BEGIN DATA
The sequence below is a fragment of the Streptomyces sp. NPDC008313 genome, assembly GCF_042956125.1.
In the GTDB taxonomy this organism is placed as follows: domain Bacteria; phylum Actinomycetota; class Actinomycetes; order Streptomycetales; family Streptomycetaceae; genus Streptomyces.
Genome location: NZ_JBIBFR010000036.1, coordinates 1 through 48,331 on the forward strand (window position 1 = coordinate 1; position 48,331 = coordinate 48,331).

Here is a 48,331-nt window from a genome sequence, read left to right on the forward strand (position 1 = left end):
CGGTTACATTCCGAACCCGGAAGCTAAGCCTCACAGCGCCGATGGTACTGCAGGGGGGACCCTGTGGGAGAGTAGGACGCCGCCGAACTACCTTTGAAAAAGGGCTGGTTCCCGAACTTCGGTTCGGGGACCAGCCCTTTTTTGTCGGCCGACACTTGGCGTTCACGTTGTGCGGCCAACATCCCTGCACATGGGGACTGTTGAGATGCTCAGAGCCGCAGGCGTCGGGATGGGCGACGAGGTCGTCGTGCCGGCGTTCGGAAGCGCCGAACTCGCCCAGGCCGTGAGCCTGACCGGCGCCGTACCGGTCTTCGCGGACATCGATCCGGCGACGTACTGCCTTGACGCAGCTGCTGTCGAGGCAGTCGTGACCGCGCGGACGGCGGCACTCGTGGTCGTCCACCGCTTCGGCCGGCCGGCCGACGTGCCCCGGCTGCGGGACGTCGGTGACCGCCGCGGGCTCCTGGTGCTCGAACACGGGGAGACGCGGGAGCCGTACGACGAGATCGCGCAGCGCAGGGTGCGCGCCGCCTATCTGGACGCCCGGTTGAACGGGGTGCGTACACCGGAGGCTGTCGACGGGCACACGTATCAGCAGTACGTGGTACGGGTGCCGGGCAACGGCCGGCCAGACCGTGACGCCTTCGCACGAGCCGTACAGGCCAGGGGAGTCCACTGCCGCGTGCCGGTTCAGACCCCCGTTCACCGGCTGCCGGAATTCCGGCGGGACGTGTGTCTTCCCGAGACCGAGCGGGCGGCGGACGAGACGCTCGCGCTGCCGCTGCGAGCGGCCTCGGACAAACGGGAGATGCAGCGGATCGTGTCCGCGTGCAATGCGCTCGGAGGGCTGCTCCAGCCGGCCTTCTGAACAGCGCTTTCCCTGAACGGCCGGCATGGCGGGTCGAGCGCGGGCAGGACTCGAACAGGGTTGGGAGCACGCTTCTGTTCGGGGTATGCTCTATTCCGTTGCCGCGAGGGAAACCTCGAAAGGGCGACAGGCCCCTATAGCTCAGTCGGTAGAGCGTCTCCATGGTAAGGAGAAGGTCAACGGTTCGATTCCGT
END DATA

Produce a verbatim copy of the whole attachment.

The sequence below is a fragment of the Streptomyces sp. NPDC008313 genome, assembly GCF_042956125.1.
In the GTDB taxonomy this organism is placed as follows: domain Bacteria; phylum Actinomycetota; class Actinomycetes; order Streptomycetales; family Streptomycetaceae; genus Streptomyces.
Genome location: NZ_JBIBFR010000036.1, coordinates 1 through 48,331 on the forward strand (window position 1 = coordinate 1; position 48,331 = coordinate 48,331).

Here is a 48,331-nt window from a genome sequence, read left to right on the forward strand (position 1 = left end):
CGGTTACATTCCGAACCCGGAAGCTAAGCCTCACAGCGCCGATGGTACTGCAGGGGGGACCCTGTGGGAGAGTAGGACGCCGCCGAACTACCTTTGAAAAAGGGCTGGTTCCCGAACTTCGGTTCGGGGACCAGCCCTTTTTTGTCGGCCGACACTTGGCGTTCACGTTGTGCGGCCAACATCCCTGCACATGGGGACTGTTGAGATGCTCAGAGCCGCAGGCGTCGGGATGGGCGACGAGGTCGTCGTGCCGGCGTTCGGAAGCGCCGAACTCGCCCAGGCCGTGAGCCTGACCGGCGCCGTACCGGTCTTCGCGGACATCGATCCGGCGACGTACTGCCTTGACGCAGCTGCTGTCGAGGCAGTCGTGACCGCGCGGACGGCGGCACTCGTGGTCGTCCACCGCTTCGGCCGGCCGGCCGACGTGCCCCGGCTGCGGGACGTCGGTGACCGCCGCGGGCTCCTGGTGCTCGAACACGGGGAGACGCGGGAGCCGTACGACGAGATCGCGCAGCGCAGGGTGCGCGCCGCCTATCTGGACGCCCGGTTGAACGGGGTGCGTACACCGGAGGCTGTCGACGGGCACACGTATCAGCAGTACGTGGTACGGGTGCCGGGCAACGGCCGGCCAGACCGTGACGCCTTCGCACGAGCCGTACAGGCCAGGGGAGTCCACTGCCGCGTGCCGGTTCAGACCCCCGTTCACCGGCTGCCGGAATTCCGGCGGGACGTGTGTCTTCCCGAGACCGAGCGGGCGGCGGACGAGACGCTCGCGCTGCCGCTGCGAGCGGCCTCGGACAAACGGGAGATGCAGCGGATCGTGTCCGCGTGCAATGCGCTCGGAGGGCTGCTCCAGCCGGCCTTCTGAACAGCGCTTTCCCTGAACGGCCGGCATGGCGGGTCGAGCGCGGGCAGGACTCGAACAGGGTTGGGAGCACGCTTCTGTTCGGGGTATGCTCTATTCCGTTGCCGCGAGGGAAACCTCGAAAGGGCGACAGGCCCCTATAGCTCAGTCGGTAGAGCGTCTCCATGGTAAGGAGAAGGTCAACGGTTCGATTCCGT